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NavSource Online: Amphibious Photo Archive

Lost to enemy action, 8 June 1944, at Normandy

USS LST-499


International Radio Call Sign:
November - Papa - Lima - Juliet
NPLJ
Awards, Citations and Campaign Ribbons


Precedence of awards is from top to bottom, left to right
Top Row - Combat Action Ribbon (retroactive,8 June 1944)
Bottom Row - American Campaign Medal - Europe-Africa-Middle East Campaign Medal (1) - World War II Victory Medal


LST-491 Class Tank Landing Ship:
  • Laid down, 3 September 1943, at Missouri Valley Bridge and Iron Co., Evansville, IN.
  • Launched, 5 November 1943
  • Commissioned USS LST-499, 10 January 1944
  • During World War II USS LST-499 was assigned to the Europe-Africa-Middle East Theater and participated in the following campaigns:
    Europe-Africa-Middle East Campaigns
    Campaign and Dates
    Invasion of Normandy, June 1944
  • Sunk as a result of enemy action, 8 June 1944
  • Struck from the Naval Register, 22 August 1944
  • USS LST-499 earned one battle star for World War II service
    Specifications: (as reported by Office of Naval Intelligence-1945)
    Displacement 1,625 t.(lt), 4,080 t.(fl) (sea-going draft w/1675 ton load)
    Length 328' o.a.
    Beam 50'
    Draft
    (light) - 2' 4" fwd, 7' 6" aft
    (sea-going) 8' 3" fwd, 14' 1" aft
    (landing) 3' 11" fwd, 9' 10" aft (landing w/500 ton load)
    Speed 12 kts. (maximum)
    Endurance 24,000 miles @ 9kts. while displacing 3960 tons
    Complement
    7 officers, 104 enlisted
    Troop Accommodations
    16 officers, 147 enlisted
    Boats 2 LCVP
    Cargo Capacity (varied with mission - payloads between 1600 and 1900 tons)
    Typical loads
    One Landing Craft Tank (LCT), tanks, wheeled and tracked vehicles, artillery, construction equipment and military supplies. A ramp or elevator forward allowed vehicles access to tank deck from main deck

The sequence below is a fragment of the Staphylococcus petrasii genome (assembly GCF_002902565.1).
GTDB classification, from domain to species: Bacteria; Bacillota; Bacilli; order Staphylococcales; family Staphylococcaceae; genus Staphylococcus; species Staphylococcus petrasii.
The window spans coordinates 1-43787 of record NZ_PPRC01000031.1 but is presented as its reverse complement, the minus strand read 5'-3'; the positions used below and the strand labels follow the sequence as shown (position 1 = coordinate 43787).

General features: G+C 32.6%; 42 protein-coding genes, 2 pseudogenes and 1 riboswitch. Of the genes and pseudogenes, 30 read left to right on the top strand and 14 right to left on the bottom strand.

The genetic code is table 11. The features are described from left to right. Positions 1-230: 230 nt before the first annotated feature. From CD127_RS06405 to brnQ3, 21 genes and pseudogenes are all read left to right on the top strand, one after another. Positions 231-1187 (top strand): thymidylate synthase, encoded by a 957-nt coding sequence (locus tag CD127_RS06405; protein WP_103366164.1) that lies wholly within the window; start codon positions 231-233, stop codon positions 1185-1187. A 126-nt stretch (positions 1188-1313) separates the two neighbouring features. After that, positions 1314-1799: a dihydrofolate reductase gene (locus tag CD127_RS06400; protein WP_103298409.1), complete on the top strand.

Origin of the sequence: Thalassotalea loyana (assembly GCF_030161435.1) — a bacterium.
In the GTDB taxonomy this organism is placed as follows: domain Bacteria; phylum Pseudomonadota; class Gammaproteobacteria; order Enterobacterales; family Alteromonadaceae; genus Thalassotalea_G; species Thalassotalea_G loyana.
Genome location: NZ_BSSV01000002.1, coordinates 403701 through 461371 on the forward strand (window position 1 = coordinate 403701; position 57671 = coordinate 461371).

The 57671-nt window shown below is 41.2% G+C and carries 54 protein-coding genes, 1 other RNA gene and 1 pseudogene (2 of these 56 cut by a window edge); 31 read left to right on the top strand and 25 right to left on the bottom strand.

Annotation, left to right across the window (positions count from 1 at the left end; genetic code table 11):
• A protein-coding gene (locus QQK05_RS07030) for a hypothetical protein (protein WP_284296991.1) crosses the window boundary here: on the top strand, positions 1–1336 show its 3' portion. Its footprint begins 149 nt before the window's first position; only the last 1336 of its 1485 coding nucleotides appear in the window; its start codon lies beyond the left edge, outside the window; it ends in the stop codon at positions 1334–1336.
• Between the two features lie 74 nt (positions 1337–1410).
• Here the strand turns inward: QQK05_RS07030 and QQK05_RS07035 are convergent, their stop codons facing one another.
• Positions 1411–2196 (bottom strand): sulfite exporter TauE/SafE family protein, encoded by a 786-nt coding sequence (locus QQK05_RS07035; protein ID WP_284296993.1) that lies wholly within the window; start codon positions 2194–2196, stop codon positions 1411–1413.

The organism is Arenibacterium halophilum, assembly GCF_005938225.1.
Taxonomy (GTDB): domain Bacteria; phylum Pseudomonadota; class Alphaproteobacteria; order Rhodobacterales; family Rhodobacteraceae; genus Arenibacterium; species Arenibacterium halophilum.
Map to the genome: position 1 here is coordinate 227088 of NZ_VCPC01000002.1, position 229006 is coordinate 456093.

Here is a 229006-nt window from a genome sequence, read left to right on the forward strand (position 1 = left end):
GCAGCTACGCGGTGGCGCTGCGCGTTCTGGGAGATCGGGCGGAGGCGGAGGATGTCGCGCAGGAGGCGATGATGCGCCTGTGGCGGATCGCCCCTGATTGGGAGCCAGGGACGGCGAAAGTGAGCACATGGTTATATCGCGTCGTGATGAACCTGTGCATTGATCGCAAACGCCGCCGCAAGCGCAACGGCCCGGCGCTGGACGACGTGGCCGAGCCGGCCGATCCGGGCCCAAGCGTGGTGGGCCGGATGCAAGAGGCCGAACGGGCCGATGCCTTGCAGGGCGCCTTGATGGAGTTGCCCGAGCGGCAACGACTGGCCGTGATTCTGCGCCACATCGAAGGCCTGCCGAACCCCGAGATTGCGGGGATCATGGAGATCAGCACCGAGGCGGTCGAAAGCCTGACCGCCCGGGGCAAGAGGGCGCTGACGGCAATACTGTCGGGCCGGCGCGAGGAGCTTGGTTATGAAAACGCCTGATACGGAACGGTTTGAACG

Additional capacity included sectional pontoons carried on each side of vessel amidships, to either build Rhino Barges or use as causeways. Married to the bow ramp, the causeways would enabled payloads to be delivered ashore from deeper water or where a beachhead would not allow the vessel to be grounded forward after ballasting
    Armament (varied with availability when each vessel was outfitted. Retro-fitting was accomplished throughout WWII. The ultimate armament design for United States vessels was
    2 - Twin 40MM gun mounts w/Mk. 51 directors
    4 - Single 40MM gun mounts
    12 single 20MM gun mounts
    Propulsion two General Motors 12-567, 900hp diesel engines, two shafts, twin rudders

    Click On Image
    For Full Size Image
    Size Image Description Source
    LST-380 472k From right to left; USS LST-380, USS LST-284, USS LST-499, and USS LST-382 at Brixham Harbour, England, 1 June 1944, loading up with equipment ready for the cross channel invasion.
    US Army Signal Corps photo # SC206438 by Nehez
    Bill Gonyo
    LST-499 109k USS LST-499 and other landing ships and craft off "Utah" Beach on 6 June 1944, with barrage balloons overhead. The British monitor HMS Erebus is in the right distance, painted in pattern camouflage.
    US National Archives photo # 80-G-231960, a US Navy photo now in the collections of the US National Archives.
    US Naval Historical Center

    View the LST-499
    DANFS history entry located at the US Naval Historical Center
    Crew Contact And Reunion Information
    U.S. Navy Memorial Foundation - Navy Log
    Fleet Reserve Association

    Additional Resources and Web Sites of Interest
    The USS LST Ship Memorial
    LST Home Port
    State LST Chapters
    United States LST Association
    Back To The Navsource Photo Archives Main Page Back To The Amphibious Ship Type Index Back To The Tank Landing Ship (LST) Photo Index
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    This page is created by David W. Almond and maintained by Gary P. Priolo
    All pages copyright NavSource Naval History
    Last Updated 25 April 2008